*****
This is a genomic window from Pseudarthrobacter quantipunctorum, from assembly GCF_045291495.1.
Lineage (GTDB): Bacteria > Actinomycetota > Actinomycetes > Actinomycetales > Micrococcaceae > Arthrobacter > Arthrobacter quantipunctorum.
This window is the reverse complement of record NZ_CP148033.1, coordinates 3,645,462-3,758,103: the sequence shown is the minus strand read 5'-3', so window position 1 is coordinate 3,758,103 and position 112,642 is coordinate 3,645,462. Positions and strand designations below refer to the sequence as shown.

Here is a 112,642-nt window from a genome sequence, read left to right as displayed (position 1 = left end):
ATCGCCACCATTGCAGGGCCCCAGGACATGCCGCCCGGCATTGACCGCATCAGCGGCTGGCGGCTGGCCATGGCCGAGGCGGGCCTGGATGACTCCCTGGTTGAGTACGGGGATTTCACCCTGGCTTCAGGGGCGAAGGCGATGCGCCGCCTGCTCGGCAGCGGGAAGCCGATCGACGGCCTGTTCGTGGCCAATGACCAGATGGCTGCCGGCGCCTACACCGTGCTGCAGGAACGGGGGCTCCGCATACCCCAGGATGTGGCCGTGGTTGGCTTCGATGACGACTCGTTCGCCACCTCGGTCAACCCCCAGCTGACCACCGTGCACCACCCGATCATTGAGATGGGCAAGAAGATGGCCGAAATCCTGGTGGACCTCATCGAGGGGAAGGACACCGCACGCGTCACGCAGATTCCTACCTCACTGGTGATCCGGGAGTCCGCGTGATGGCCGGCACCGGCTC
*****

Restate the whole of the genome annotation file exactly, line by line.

This is a genomic window from Pseudarthrobacter quantipunctorum, from assembly GCF_045291495.1.
Lineage (GTDB): Bacteria > Actinomycetota > Actinomycetes > Actinomycetales > Micrococcaceae > Arthrobacter > Arthrobacter quantipunctorum.
This window is the reverse complement of record NZ_CP148033.1, coordinates 3,645,462-3,758,103: the sequence shown is the minus strand read 5'-3', so window position 1 is coordinate 3,758,103 and position 112,642 is coordinate 3,645,462. Positions and strand designations below refer to the sequence as shown.

Here is a 112,642-nt window from a genome sequence, read left to right as displayed (position 1 = left end):
ATCGCCACCATTGCAGGGCCCCAGGACATGCCGCCCGGCATTGACCGCATCAGCGGCTGGCGGCTGGCCATGGCCGAGGCGGGCCTGGATGACTCCCTGGTTGAGTACGGGGATTTCACCCTGGCTTCAGGGGCGAAGGCGATGCGCCGCCTGCTCGGCAGCGGGAAGCCGATCGACGGCCTGTTCGTGGCCAATGACCAGATGGCTGCCGGCGCCTACACCGTGCTGCAGGAACGGGGGCTCCGCATACCCCAGGATGTGGCCGTGGTTGGCTTCGATGACGACTCGTTCGCCACCTCGGTCAACCCCCAGCTGACCACCGTGCACCACCCGATCATTGAGATGGGCAAGAAGATGGCCGAAATCCTGGTGGACCTCATCGAGGGGAAGGACACCGCACGCGTCACGCAGATTCCTACCTCACTGGTGATCCGGGAGTCCGCGTGATGGCCGGCACCGGCTC